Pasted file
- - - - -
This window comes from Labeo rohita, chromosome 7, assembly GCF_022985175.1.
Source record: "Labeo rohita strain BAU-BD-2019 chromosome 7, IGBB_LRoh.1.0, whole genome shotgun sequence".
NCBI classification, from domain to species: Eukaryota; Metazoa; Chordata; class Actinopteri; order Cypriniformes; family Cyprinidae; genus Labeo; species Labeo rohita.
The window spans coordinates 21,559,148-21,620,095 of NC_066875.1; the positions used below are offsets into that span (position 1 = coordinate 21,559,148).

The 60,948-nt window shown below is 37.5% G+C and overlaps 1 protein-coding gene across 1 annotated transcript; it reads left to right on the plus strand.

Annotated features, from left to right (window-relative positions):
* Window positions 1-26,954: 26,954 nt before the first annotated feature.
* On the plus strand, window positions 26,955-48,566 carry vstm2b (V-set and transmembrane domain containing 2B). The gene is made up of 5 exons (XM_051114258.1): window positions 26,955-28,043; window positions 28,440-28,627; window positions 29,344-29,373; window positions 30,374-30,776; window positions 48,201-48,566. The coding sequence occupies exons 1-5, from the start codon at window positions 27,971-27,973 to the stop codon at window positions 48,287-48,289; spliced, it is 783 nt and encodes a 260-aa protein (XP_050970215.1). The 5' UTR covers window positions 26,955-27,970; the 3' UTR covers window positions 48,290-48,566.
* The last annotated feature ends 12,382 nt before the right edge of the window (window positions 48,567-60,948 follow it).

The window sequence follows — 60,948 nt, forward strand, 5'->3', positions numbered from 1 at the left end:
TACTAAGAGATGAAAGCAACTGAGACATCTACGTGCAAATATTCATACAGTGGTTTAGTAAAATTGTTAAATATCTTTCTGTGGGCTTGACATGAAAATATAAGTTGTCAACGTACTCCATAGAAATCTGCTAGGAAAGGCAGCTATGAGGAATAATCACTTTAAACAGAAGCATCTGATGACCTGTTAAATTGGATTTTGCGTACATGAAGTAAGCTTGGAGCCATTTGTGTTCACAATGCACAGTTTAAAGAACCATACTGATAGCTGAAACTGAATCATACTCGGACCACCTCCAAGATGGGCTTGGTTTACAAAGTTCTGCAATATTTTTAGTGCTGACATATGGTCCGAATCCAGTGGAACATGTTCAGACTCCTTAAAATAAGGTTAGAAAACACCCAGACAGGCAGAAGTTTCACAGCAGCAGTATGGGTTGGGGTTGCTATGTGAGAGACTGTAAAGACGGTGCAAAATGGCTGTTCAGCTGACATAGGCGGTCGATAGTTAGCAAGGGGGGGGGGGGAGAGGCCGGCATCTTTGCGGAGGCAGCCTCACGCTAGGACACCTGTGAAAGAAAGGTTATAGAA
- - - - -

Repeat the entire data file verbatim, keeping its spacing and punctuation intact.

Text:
This window comes from Labeo rohita, chromosome 7, assembly GCF_022985175.1.
Source record: "Labeo rohita strain BAU-BD-2019 chromosome 7, IGBB_LRoh.1.0, whole genome shotgun sequence".
NCBI classification, from domain to species: Eukaryota; Metazoa; Chordata; class Actinopteri; order Cypriniformes; family Cyprinidae; genus Labeo; species Labeo rohita.
The window spans coordinates 21,559,148-21,620,095 of NC_066875.1; the positions used below are offsets into that span (position 1 = coordinate 21,559,148).

The 60,948-nt window shown below is 37.5% G+C and overlaps 1 protein-coding gene across 1 annotated transcript; it reads left to right on the plus strand.

Annotated features, from left to right (window-relative positions):
* Window positions 1-26,954: 26,954 nt before the first annotated feature.
* On the plus strand, window positions 26,955-48,566 carry vstm2b (V-set and transmembrane domain containing 2B). The gene is made up of 5 exons (XM_051114258.1): window positions 26,955-28,043; window positions 28,440-28,627; window positions 29,344-29,373; window positions 30,374-30,776; window positions 48,201-48,566. The coding sequence occupies exons 1-5, from the start codon at window positions 27,971-27,973 to the stop codon at window positions 48,287-48,289; spliced, it is 783 nt and encodes a 260-aa protein (XP_050970215.1). The 5' UTR covers window positions 26,955-27,970; the 3' UTR covers window positions 48,290-48,566.
* The last annotated feature ends 12,382 nt before the right edge of the window (window positions 48,567-60,948 follow it).

The window sequence follows — 60,948 nt, forward strand, 5'->3', positions numbered from 1 at the left end:
TACTAAGAGATGAAAGCAACTGAGACATCTACGTGCAAATATTCATACAGTGGTTTAGTAAAATTGTTAAATATCTTTCTGTGGGCTTGACATGAAAATATAAGTTGTCAACGTACTCCATAGAAATCTGCTAGGAAAGGCAGCTATGAGGAATAATCACTTTAAACAGAAGCATCTGATGACCTGTTAAATTGGATTTTGCGTACATGAAGTAAGCTTGGAGCCATTTGTGTTCACAATGCACAGTTTAAAGAACCATACTGATAGCTGAAACTGAATCATACTCGGACCACCTCCAAGATGGGCTTGGTTTACAAAGTTCTGCAATATTTTTAGTGCTGACATATGGTCCGAATCCAGTGGAACATGTTCAGACTCCTTAAAATAAGGTTAGAAAACACCCAGACAGGCAGAAGTTTCACAGCAGCAGTATGGGTTGGGGTTGCTATGTGAGAGACTGTAAAGACGGTGCAAAATGGCTGTTCAGCTGACATAGGCGGTCGATAGTTAGCAAGGGGGGGGGGGGAGAGGCCGGCATCTTTGCGGAGGCAGCCTCACGCTAGGACACCTGTGAAAGAAAGGTTATAGAA